Thursday, May 07, 2015

Salute the service of Police Officer Brian Moore

By the New York Post Editorial Board

The thought that their loved one might not come back from the day’s shift weighs on every NYPD family. For the survivors of Police Officer Brian Moore, that nightmare just came true.
On Monday, the 25-year-old undercover cop succumbed to injuries from Saturday evening’s savage shooting in Queens.
Moore and his partner, Erik Jansen, drove up to Demetrius Blackwell after spotting a suspicious object in his waistband.
Blackwell allegedly pulled out a gun and fired into the car, striking Moore twice in the face.
Coming from a family of cops — including his retired NYPD sergeant father — Moore had already racked up more than 150 arrests in just five years on the job.
This is the third line-of-duty fatality to hit the ranks of New York’s Finest in just five months. He follows Detectives Wenjian Liu and Rafael Ramos, ambushed during the height of December’s anti-cop protests.
This tragedy is one more bitter lesson in the risks the men and women in blue take every day they put on the uniform in service to the 8 million people of this city.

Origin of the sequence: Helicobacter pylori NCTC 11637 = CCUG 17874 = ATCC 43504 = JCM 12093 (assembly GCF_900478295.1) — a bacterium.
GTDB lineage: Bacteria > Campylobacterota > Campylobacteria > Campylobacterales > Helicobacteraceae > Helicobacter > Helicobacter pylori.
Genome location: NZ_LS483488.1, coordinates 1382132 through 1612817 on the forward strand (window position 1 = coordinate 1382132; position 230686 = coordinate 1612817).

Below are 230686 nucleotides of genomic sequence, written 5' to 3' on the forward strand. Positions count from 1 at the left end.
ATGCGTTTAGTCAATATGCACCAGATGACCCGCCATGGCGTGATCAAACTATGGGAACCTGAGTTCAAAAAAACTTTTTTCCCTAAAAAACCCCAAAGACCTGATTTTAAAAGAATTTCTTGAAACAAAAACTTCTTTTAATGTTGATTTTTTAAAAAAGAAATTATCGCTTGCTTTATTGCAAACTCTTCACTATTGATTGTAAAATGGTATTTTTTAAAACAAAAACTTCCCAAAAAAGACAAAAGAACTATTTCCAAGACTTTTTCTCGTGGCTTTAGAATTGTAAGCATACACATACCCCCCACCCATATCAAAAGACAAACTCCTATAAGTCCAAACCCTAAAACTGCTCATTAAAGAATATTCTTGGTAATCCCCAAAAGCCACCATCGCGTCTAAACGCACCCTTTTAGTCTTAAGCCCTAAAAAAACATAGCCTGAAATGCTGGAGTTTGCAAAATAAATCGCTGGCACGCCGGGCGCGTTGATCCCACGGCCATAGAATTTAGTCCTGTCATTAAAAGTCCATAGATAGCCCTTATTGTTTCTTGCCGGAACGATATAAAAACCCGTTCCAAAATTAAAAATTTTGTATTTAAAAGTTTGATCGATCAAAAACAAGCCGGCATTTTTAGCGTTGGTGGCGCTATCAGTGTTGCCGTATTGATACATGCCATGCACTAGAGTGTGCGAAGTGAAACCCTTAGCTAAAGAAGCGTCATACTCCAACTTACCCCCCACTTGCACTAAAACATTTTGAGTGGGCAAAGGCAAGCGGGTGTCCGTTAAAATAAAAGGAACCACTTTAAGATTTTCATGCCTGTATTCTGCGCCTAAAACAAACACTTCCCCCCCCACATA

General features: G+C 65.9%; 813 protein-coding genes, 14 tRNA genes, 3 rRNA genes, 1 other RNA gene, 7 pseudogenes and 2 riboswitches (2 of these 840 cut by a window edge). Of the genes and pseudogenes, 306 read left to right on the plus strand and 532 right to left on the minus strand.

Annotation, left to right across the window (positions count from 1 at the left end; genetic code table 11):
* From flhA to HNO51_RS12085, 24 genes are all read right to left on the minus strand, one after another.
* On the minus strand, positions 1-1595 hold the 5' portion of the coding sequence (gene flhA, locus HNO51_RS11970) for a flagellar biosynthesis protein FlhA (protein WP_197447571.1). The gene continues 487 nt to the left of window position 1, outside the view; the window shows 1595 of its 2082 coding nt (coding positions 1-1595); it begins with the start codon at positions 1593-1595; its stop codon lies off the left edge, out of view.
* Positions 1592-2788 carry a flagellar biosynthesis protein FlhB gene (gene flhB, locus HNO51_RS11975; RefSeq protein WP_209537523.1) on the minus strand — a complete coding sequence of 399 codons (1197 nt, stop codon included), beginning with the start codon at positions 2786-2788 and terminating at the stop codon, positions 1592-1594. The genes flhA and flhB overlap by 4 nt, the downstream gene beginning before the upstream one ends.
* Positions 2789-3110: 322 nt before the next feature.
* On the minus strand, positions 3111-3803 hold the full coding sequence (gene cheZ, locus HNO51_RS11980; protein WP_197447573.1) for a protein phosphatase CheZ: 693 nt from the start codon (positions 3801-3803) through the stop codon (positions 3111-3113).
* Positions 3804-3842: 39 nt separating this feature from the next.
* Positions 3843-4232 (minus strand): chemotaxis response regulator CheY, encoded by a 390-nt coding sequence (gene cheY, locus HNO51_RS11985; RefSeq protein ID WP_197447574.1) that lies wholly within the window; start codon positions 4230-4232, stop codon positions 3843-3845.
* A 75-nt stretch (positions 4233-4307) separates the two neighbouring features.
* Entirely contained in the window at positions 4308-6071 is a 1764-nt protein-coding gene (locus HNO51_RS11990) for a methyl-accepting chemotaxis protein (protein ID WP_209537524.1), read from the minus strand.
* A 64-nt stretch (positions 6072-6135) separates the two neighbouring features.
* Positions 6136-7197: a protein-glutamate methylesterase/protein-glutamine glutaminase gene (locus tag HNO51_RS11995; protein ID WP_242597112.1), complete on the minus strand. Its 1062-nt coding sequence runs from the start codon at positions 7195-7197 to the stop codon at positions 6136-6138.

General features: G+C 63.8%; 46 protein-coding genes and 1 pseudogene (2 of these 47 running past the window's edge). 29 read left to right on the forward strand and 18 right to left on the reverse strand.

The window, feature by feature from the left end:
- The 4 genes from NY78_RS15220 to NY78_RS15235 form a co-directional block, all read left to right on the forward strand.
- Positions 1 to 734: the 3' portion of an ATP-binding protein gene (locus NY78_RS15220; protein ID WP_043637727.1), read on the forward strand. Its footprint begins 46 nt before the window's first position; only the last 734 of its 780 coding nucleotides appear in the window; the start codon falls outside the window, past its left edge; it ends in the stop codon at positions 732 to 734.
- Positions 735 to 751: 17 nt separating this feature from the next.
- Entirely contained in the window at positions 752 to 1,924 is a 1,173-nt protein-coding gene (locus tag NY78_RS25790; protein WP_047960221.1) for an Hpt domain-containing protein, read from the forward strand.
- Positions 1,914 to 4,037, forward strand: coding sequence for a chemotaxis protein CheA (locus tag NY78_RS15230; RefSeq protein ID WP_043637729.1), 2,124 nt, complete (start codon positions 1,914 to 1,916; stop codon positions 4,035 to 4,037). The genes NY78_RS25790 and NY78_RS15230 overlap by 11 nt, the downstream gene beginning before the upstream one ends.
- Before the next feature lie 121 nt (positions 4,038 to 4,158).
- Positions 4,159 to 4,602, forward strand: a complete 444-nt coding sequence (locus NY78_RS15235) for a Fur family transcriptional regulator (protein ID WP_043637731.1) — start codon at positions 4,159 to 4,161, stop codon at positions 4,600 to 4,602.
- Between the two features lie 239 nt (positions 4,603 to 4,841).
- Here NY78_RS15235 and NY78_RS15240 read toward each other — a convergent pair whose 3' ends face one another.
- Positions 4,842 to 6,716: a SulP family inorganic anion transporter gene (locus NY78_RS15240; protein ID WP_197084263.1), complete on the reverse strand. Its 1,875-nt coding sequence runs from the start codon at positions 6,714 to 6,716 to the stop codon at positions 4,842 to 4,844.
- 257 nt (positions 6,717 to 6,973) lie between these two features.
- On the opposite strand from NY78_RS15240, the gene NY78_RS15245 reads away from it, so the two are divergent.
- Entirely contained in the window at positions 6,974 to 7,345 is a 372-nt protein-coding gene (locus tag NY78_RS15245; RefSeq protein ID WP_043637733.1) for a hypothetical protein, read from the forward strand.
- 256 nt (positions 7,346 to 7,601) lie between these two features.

It also serves as a reminder why the first duty of the city’s elected leaders is to make the jobs of those who protect New Yorkers easier, not harder.
As we noted Monday, Mayor de Blasio seems to have gotten it. His support of the NYPD has grown markedly more firm than it once was. Keep it up, Bill.
Alas, Melissa Mark-Viverito’s City Council is still pushing to decriminalize certain offenses, and so make it harder for cops to require ID when stopping people. And never mind how many guns just that kind of policing has taken off the streets.
One other note: Saturday’s fatal encounter demonstrates yet again that cops’ judgment on who might be carrying is far better than the cop-bashers’, including anti-stop-and-frisk Judge Shira Scheindlin, will admit.
The constant second-guessing has gone far enough — and then some.
As New York pauses in the days ahead to celebrate Officer Moore’s life and salute his service, city officials might take such lessons to heart.

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